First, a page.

Roger Williams Park Zoo introduces Komodo Dragon

The Roger Williams Park Zoo introduces its newest addition: the Komodo Dragon, and “The Rhode Show” gets to see it before anyone else!

Dr. Jeremy Goodman, Executive Director at the Roger Williams Park Zoo, shared lots of fun facts about the Komodo Dragon:

• Only one in New England. Introducing the Komodo dragon to the public today at a press conference at 11 a.m.
• The species is more than four million years old.
• This very large lizard has an interesting personality, and is very intelligent.
• The young female Komodo Dragon joining the Roger Williams Park Zoo family is from the Oglebay Zoo in West Virginia. She is still in her youth, and growing.
• Also known as the Komodo monitor, the animal originates from the Indonesian Islands of Komodo (from which it gets its names). A member of the monitor lizard family Varanidae, it is the largest living species of lizard, growing to a maximum length of three meters or ten feet, and weighing up to approximately 70 kilograms or 150 pounds.
• Solitary animals only coming together to mate. Female Komodo dragons can have virgin births, which means there are some Komodo dragons that do not need a male to fertilize an egg for it to hatch. As a result, Komodo dragons can reproduce through both sexual and asexual reproduction.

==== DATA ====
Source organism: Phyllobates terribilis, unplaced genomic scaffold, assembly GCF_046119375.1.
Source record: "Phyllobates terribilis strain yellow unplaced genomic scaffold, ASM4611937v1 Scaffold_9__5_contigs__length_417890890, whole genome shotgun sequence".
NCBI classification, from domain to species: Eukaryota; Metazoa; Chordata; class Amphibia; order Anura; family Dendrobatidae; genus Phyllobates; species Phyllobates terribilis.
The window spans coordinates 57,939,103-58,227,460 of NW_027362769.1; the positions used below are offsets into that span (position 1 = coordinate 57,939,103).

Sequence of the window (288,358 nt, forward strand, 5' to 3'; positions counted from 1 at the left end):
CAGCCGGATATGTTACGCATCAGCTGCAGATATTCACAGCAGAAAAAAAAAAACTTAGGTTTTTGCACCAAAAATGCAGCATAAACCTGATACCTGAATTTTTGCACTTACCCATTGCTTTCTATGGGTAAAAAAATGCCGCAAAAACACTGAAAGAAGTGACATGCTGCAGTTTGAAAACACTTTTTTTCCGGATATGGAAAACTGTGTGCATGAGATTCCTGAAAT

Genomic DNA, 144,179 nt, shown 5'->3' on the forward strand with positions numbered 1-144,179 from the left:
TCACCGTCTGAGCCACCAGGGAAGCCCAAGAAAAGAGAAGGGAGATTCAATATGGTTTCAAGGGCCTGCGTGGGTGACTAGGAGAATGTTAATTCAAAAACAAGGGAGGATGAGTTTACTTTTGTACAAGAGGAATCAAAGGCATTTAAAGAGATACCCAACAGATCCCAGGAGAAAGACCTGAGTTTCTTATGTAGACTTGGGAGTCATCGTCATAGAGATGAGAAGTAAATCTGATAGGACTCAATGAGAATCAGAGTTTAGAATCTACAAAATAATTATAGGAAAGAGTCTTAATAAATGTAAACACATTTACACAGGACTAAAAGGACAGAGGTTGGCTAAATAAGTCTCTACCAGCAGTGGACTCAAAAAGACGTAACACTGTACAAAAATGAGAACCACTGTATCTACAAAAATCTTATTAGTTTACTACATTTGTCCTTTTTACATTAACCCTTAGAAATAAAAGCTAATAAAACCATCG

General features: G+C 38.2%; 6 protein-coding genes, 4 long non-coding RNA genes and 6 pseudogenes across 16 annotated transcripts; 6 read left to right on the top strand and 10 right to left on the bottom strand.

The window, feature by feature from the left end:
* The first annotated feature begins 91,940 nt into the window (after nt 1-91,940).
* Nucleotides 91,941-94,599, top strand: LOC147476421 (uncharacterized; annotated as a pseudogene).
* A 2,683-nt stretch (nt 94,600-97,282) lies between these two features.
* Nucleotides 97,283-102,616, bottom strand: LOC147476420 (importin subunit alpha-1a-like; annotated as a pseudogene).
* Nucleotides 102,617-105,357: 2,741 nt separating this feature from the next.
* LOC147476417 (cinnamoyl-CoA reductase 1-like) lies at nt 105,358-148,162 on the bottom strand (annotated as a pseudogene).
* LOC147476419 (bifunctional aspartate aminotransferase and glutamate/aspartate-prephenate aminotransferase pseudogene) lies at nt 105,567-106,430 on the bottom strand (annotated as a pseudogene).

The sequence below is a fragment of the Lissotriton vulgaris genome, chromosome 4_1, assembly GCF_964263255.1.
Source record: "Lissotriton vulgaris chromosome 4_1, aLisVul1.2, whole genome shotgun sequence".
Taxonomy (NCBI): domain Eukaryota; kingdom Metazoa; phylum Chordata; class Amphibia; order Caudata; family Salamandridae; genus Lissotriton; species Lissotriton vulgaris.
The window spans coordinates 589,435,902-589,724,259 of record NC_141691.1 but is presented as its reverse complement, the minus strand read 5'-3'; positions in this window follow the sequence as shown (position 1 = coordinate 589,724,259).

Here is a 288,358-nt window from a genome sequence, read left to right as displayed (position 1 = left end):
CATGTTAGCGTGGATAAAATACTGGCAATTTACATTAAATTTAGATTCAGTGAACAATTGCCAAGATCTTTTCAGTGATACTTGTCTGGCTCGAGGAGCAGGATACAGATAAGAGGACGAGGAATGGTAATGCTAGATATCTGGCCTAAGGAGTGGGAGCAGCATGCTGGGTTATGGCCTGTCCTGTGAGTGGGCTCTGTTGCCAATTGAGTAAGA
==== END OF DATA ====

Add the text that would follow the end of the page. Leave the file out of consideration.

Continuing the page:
He also discussed Endangered Species Day (May 19):

• Many of the animals at Roger Williams Park Zoo are on the International Union for Conservation of Nature’s critically endangered or endangered species list.
• A critically endangered species, like our red wolf, is in immediate danger of becoming extinct.
• Our Matschie’s Tree kangaroo, on the endangered species list, is indigenous to the rain forests of Australia, West Papua, and Papua New Guinea. The Matschie’s tree kangaroo is endemic to the Huon Peninsula on the northeast coast of Papua New Guinea. Habitat loss and poaching are pushing this species to extinction, and they face a high risk of extinction in the near future.
• If you visit the Marco Polo area of the Zoo two of the species on that trail, the snow leopard and red panda are also on the endangered list. These animals, like the tree kangaroo population are declining due to habitat loss and poaching.